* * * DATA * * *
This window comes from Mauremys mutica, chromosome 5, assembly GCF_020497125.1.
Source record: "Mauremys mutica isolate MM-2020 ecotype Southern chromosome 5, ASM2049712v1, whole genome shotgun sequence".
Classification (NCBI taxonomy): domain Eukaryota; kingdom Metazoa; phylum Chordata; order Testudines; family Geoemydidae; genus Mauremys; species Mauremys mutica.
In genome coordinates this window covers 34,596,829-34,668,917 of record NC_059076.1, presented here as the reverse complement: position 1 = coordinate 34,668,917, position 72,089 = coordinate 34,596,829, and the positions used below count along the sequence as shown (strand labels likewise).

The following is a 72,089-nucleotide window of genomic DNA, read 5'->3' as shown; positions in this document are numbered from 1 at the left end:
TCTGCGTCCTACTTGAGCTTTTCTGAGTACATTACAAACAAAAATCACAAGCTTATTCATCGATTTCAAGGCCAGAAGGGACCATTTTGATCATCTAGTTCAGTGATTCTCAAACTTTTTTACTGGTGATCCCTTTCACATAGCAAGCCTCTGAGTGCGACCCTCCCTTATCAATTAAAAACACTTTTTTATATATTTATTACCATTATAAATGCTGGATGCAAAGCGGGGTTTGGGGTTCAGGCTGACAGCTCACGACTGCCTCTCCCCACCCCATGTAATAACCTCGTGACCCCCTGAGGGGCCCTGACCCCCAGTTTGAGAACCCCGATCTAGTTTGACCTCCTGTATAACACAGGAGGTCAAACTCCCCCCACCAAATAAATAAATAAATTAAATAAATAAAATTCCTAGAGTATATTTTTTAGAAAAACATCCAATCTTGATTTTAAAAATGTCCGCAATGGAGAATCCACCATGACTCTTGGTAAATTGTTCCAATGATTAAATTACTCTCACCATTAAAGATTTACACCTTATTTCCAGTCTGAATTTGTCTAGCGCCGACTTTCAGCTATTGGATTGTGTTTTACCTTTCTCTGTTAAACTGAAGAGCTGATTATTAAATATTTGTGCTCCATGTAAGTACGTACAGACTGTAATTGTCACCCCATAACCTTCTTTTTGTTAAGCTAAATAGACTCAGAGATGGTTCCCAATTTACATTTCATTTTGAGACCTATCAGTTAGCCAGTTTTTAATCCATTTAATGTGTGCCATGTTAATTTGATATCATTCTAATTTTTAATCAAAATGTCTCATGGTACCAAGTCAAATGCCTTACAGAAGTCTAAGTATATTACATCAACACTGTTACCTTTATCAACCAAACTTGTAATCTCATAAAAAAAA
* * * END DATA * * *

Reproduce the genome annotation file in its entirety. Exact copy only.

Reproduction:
This window comes from Mauremys mutica, chromosome 5, assembly GCF_020497125.1.
Source record: "Mauremys mutica isolate MM-2020 ecotype Southern chromosome 5, ASM2049712v1, whole genome shotgun sequence".
Classification (NCBI taxonomy): domain Eukaryota; kingdom Metazoa; phylum Chordata; order Testudines; family Geoemydidae; genus Mauremys; species Mauremys mutica.
In genome coordinates this window covers 34,596,829-34,668,917 of record NC_059076.1, presented here as the reverse complement: position 1 = coordinate 34,668,917, position 72,089 = coordinate 34,596,829, and the positions used below count along the sequence as shown (strand labels likewise).

The following is a 72,089-nucleotide window of genomic DNA, read 5'->3' as shown; positions in this document are numbered from 1 at the left end:
TCTGCGTCCTACTTGAGCTTTTCTGAGTACATTACAAACAAAAATCACAAGCTTATTCATCGATTTCAAGGCCAGAAGGGACCATTTTGATCATCTAGTTCAGTGATTCTCAAACTTTTTTACTGGTGATCCCTTTCACATAGCAAGCCTCTGAGTGCGACCCTCCCTTATCAATTAAAAACACTTTTTTATATATTTATTACCATTATAAATGCTGGATGCAAAGCGGGGTTTGGGGTTCAGGCTGACAGCTCACGACTGCCTCTCCCCACCCCATGTAATAACCTCGTGACCCCCTGAGGGGCCCTGACCCCCAGTTTGAGAACCCCGATCTAGTTTGACCTCCTGTATAACACAGGAGGTCAAACTCCCCCCACCAAATAAATAAATAAATTAAATAAATAAAATTCCTAGAGTATATTTTTTAGAAAAACATCCAATCTTGATTTTAAAAATGTCCGCAATGGAGAATCCACCATGACTCTTGGTAAATTGTTCCAATGATTAAATTACTCTCACCATTAAAGATTTACACCTTATTTCCAGTCTGAATTTGTCTAGCGCCGACTTTCAGCTATTGGATTGTGTTTTACCTTTCTCTGTTAAACTGAAGAGCTGATTATTAAATATTTGTGCTCCATGTAAGTACGTACAGACTGTAATTGTCACCCCATAACCTTCTTTTTGTTAAGCTAAATAGACTCAGAGATGGTTCCCAATTTACATTTCATTTTGAGACCTATCAGTTAGCCAGTTTTTAATCCATTTAATGTGTGCCATGTTAATTTGATATCATTCTAATTTTTAATCAAAATGTCTCATGGTACCAAGTCAAATGCCTTACAGAAGTCTAAGTATATTACATCAACACTGTTACCTTTATCAACCAAACTTGTAATCTCATAAAAAAAA